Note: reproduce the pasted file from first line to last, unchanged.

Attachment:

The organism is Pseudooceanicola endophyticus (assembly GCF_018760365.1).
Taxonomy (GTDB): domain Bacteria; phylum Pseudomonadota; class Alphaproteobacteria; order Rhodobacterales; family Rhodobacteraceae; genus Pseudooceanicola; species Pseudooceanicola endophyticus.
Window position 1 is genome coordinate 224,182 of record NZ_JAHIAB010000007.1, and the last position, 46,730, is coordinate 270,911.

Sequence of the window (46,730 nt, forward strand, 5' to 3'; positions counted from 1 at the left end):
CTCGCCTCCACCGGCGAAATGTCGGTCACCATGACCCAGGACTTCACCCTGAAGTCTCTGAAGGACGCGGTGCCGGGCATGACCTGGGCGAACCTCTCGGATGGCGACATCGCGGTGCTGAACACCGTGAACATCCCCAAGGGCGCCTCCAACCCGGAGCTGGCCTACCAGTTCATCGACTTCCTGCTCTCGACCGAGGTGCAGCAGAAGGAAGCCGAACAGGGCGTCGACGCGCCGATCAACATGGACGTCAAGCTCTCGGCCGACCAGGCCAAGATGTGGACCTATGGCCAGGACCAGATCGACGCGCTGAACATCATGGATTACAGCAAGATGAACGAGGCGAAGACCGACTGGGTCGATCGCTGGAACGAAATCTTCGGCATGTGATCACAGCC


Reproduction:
The organism is Pseudooceanicola endophyticus (assembly GCF_018760365.1).
Taxonomy (GTDB): domain Bacteria; phylum Pseudomonadota; class Alphaproteobacteria; order Rhodobacterales; family Rhodobacteraceae; genus Pseudooceanicola; species Pseudooceanicola endophyticus.
Window position 1 is genome coordinate 224,182 of record NZ_JAHIAB010000007.1, and the last position, 46,730, is coordinate 270,911.

Sequence of the window (46,730 nt, forward strand, 5' to 3'; positions counted from 1 at the left end):
CTCGCCTCCACCGGCGAAATGTCGGTCACCATGACCCAGGACTTCACCCTGAAGTCTCTGAAGGACGCGGTGCCGGGCATGACCTGGGCGAACCTCTCGGATGGCGACATCGCGGTGCTGAACACCGTGAACATCCCCAAGGGCGCCTCCAACCCGGAGCTGGCCTACCAGTTCATCGACTTCCTGCTCTCGACCGAGGTGCAGCAGAAGGAAGCCGAACAGGGCGTCGACGCGCCGATCAACATGGACGTCAAGCTCTCGGCCGACCAGGCCAAGATGTGGACCTATGGCCAGGACCAGATCGACGCGCTGAACATCATGGATTACAGCAAGATGAACGAGGCGAAGACCGACTGGGTCGATCGCTGGAACGAAATCTTCGGCATGTGATCACAGCC